George Aklaq grimaced at his screen. Trust the new kid to find trouble twenty minutes before the end of shift, and just before his holidays too. Beaupré’s toque had slipped down over his headcam again; there was no telling from the camera feed what he was looking at.
“Can you be more specific, Constable?”
Beaupré hesitated. “I’m pretty sure it’s not a doll.”
Shit. Missed one. Aklaq reached for his parka. “Stay where you are, I’ll be right there.” He paused with one arm in his sleeve and scanned the assortment of flotsam on his desk. A smooth river stone lay half-hidden under a stack of reports. He put it in his pocket; he didn’t need a paperweight anyway.
Outside the detachment, a wind was rising off the Beaufort Sea, scouring everything with crystals as sharp as sand. Aklaq opted to drive the short distance through the blocks of stacked shipping containers rather than risk frostbite. Winters in the port of New Tuk weren’t as cold as they had been historically, but they still had a sting.
He found Beaupré’s cruiser pulled up on a floodlit jetty beside an oil tank. The constable was squatting next to the bumper, peering at something small wedged in the stark shadow between the base of a gantry and the tank wall.
“Is this what I think it is?” the young man asked when Aklaq approached. The object he was examining appeared to be a ball of greasy cleaning rags.
Aklaq prodded it gently with his mitt. The bundle was frozen in place, but for a cone-shaped scrap of green felt, which came off in his hand. Where the felt had been, he could see a tangle of stiff hair and the outline of a head no larger than an ermine’s. The face was hidden, buried amongst layers of cloth. Aklaq grunted. “Elf, yeah. Dead.”
“What’s it doing here?” Beaupré demanded.
“They try to cross the sea ice sometimes,” Aklaq said. “The elders around here say there used to be more of them, but now the icebreakers keep the Northwest Passage open year round, so we don’t see so many.”
Beaupré straightened. “It walked all the way from the North Pole?”
“Ran like hell, probably. The shifts in those factories are twenty hours long, and the food will be running short this time of year.”
The young constable stared. “That can’t be. Elves look so happy when they reply to my kids’ wish list videos.”
Aklaq suppressed a flash of anger and merely raised an eyebrow at the constable.
“What do we do now?” Beaupré asked.
“We take it to the dumpster. Then we fill out an incident report form. The code for elves is 076, Animal Control.”
“But it has clothes! It has boots!”
“Yes. Yes it does.”
Beaupré’s face was pale, paler than the cold and the floodlights justified. “Isn’t there some legislation that applies? A UN convention or something?”
Aklaq shook his head. “Nope. Elves aren’t human. Officially, they’re not migratory wildlife either.”
Beaupré turned away. For a moment he said nothing, then he spun and landed a heavy kick on the push bumper of his cruiser. “The hell they aren’t,” he said.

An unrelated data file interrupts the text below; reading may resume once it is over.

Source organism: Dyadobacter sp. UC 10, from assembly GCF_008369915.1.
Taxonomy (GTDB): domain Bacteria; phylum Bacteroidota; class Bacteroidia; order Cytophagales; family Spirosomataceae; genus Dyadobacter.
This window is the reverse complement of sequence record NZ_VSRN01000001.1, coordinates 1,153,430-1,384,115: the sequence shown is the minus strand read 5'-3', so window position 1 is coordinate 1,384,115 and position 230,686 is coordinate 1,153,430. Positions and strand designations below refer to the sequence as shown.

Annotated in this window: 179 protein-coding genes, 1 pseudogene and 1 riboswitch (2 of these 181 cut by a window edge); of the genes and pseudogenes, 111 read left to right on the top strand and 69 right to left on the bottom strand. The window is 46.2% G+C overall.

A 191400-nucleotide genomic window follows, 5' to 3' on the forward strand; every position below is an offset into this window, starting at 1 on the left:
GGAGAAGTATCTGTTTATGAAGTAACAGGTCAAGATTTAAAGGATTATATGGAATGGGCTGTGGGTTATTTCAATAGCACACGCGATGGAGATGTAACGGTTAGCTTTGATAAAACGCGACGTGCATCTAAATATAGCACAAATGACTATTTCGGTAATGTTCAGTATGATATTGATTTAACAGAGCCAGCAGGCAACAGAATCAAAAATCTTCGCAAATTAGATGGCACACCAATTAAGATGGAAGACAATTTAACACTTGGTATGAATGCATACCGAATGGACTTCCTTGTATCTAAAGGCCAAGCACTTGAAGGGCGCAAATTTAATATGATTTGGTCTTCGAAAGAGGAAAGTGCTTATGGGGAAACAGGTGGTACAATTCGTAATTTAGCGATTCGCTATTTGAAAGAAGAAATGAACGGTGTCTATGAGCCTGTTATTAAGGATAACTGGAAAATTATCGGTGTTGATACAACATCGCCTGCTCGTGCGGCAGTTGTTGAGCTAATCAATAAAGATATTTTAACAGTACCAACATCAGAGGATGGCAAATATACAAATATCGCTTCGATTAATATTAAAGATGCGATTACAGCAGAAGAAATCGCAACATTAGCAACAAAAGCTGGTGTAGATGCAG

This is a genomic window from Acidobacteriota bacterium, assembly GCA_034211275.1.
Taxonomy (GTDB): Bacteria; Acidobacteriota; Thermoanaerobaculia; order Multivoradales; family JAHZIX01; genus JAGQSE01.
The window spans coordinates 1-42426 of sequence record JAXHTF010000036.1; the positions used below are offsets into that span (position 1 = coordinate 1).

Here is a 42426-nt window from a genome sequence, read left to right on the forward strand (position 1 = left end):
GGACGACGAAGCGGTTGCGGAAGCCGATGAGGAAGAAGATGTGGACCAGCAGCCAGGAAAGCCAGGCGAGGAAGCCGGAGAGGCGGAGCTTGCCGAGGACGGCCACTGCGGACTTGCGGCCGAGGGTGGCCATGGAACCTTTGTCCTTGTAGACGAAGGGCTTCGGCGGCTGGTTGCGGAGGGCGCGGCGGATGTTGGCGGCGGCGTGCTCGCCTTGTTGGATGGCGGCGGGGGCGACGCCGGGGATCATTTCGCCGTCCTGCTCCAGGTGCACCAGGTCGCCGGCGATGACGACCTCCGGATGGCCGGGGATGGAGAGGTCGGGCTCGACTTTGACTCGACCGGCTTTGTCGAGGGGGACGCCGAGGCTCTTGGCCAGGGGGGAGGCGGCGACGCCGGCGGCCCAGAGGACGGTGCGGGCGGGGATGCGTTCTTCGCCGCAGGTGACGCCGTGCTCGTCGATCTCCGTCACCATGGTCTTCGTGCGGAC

Aklaq laid a hand on his shoulder. “Easy, son.” He drew the stone out of his pocket. “Here, I have another idea. We’ll give him a proper sea burial.”
They drove the length of the quay, to a place where the lamp posts ended and the polar dark lapped at the edges of the port. A frost-rimed sign announced NUNAKPUT SUBMERSIBLE TOURS, SEE OLD TUKTOYAKTUK, MAY-SEPTEMBER. On one side of the jetty, a submarine lazed in black water, awaiting summer tourists. Heaters in its hull kept the encroaching ice at bay.
Aklaq brought the bundle to the water’s edge. The elf had died in a fetal position, but he found a way to slide the stone in among the rags. He handed the mass to Beaupré. The constable took a deep breath and Aklaq thought he might be praying. Then he dropped it into the water. They watched it disappear into darkness.
Beaupré looked up, stared down the row of cranes that stretched beseeching limbs to the north, the row of pumps with arms folded. “What do I do if I find a live elf?” he asked.
Aklaq scowled. “In theory, there’s a trapping program. We’re supposed to send it back to the Republic of the North Pole, alive or mostly dead. Personally, I’ve never seen a live one. I’ve just never seen one.” He adjusted his toque so that it slipped down over his headcam.
Beaupré looked at him sharply, then nodded.
Half an hour after shift ended, Aklaq was on the highway, his trunk full of gifts for his nieces and his thoughts turning to the possibility of getting out on the land for the holidays. On his right, the silver snake of the Mackenzie pipeline kept pace with him, carrying liquid wealth in the opposite direction. “I’m going as far as Inuvik,” he said to the rear-view mirror, “but I know someone in town who can take you farther south.” In the back seat, a row of ermine-bright eyes regarded him with silent suspicion. Behind, though he could not see it in the afternoon darkness, he sensed a storm preparing to sweep down from the pole.
Copyright © 2015 Ariel Bolton. This story was first published in Flash Fiction Online. Reprinted with permission of the author.
Image Credit: Natural Manipulation by LadyDragonflyCC, Creative Commons BY 2.0
Ariel Bolton doesn’t get visits from Santa Claus anymore. Instead, on cold winter nights, the Toronto raccoons gnaw and scrabble at her skylight and leave gifts of gristle on her balcony. You can read more about her at https://arielbolton.com. “To the Havens” was originally published in Flash Fiction Online, in December, 2015.